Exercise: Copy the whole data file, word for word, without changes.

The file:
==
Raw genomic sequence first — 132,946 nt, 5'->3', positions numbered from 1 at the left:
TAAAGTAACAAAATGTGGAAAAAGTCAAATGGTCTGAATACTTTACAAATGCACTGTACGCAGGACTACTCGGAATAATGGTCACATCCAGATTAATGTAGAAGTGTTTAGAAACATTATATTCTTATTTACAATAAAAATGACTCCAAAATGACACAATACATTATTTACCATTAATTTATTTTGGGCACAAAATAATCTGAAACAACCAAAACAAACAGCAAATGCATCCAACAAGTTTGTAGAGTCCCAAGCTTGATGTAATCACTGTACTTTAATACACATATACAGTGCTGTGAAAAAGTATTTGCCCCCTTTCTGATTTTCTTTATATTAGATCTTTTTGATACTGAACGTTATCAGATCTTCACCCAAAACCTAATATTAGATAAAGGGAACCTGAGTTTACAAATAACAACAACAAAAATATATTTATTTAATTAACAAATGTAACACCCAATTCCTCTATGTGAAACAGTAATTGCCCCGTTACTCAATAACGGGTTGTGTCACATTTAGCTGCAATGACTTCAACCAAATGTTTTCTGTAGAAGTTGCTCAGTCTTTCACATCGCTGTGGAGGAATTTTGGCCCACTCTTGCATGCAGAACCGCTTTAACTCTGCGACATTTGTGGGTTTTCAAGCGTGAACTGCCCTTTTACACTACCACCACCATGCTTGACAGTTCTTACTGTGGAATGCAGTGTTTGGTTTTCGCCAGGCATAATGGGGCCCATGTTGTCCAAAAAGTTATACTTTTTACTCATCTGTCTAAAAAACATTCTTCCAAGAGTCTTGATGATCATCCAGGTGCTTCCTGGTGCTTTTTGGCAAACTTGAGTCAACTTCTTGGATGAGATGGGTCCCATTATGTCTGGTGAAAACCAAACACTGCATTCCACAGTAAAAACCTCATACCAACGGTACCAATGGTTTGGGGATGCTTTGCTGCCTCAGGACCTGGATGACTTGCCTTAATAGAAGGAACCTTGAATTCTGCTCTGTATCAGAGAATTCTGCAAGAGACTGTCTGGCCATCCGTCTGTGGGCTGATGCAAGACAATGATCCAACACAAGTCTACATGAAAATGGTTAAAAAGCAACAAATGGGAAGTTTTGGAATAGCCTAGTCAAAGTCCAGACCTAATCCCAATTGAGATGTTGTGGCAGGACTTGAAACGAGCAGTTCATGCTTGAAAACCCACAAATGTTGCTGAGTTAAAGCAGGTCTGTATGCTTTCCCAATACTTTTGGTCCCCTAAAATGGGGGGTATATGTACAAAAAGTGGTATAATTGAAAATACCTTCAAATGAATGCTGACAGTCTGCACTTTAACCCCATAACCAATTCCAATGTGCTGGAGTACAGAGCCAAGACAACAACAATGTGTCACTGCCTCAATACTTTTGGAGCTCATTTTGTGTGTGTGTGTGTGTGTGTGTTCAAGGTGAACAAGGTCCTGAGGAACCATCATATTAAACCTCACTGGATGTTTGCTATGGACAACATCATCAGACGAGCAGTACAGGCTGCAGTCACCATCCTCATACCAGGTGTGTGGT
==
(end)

Raw genomic sequence first — 132,946 nt, 5'->3', positions numbered from 1 at the left:
TAAAGTAACAAAATGTGGAAAAAGTCAAATGGTCTGAATACTTTACAAATGCACTGTACGCAGGACTACTCGGAATAATGGTCACATCCAGATTAATGTAGAAGTGTTTAGAAACATTATATTCTTATTTACAATAAAAATGACTCCAAAATGACACAATACATTATTTACCATTAATTTATTTTGGGCACAAAATAATCTGAAACAACCAAAACAAACAGCAAATGCATCCAACAAGTTTGTAGAGTCCCAAGCTTGATGTAATCACTGTACTTTAATACACATATACAGTGCTGTGAAAAAGTATTTGCCCCCTTTCTGATTTTCTTTATATTAGATCTTTTTGATACTGAACGTTATCAGATCTTCACCCAAAACCTAATATTAGATAAAGGGAACCTGAGTTTACAAATAACAACAACAAAAATATATTTATTTAATTAACAAATGTAACACCCAATTCCTCTATGTGAAACAGTAATTGCCCCGTTACTCAATAACGGGTTGTGTCACATTTAGCTGCAATGACTTCAACCAAATGTTTTCTGTAGAAGTTGCTCAGTCTTTCACATCGCTGTGGAGGAATTTTGGCCCACTCTTGCATGCAGAACCGCTTTAACTCTGCGACATTTGTGGGTTTTCAAGCGTGAACTGCCCTTTTACACTACCACCACCATGCTTGACAGTTCTTACTGTGGAATGCAGTGTTTGGTTTTCGCCAGGCATAATGGGGCCCATGTTGTCCAAAAAGTTATACTTTTTACTCATCTGTCTAAAAAACATTCTTCCAAGAGTCTTGATGATCATCCAGGTGCTTCCTGGTGCTTTTTGGCAAACTTGAGTCAACTTCTTGGATGAGATGGGTCCCATTATGTCTGGTGAAAACCAAACACTGCATTCCACAGTAAAAACCTCATACCAACGGTACCAATGGTTTGGGGATGCTTTGCTGCCTCAGGACCTGGATGACTTGCCTTAATAGAAGGAACCTTGAATTCTGCTCTGTATCAGAGAATTCTGCAAGAGACTGTCTGGCCATCCGTCTGTGGGCTGATGCAAGACAATGATCCAACACAAGTCTACATGAAAATGGTTAAAAAGCAACAAATGGGAAGTTTTGGAATAGCCTAGTCAAAGTCCAGACCTAATCCCAATTGAGATGTTGTGGCAGGACTTGAAACGAGCAGTTCATGCTTGAAAACCCACAAATGTTGCTGAGTTAAAGCAGGTCTGTATGCTTTCCCAATACTTTTGGTCCCCTAAAATGGGGGGTATATGTACAAAAAGTGGTATAATTGAAAATACCTTCAAATGAATGCTGACAGTCTGCACTTTAACCCCATAACCAATTCCAATGTGCTGGAGTACAGAGCCAAGACAACAACAATGTGTCACTGCCTCAATACTTTTGGAGCTCATTTTGTGTGTGTGTGTGTGTGTGTGTTCAAGGTGAACAAGGTCCTGAGGAACCATCATATTAAACCTCACTGGATGTTTGCTATGGACAACATCATCAGACGAGCAGTACAGGCTGCAGTCACCATCCTCATACCAGGTGTGTGGT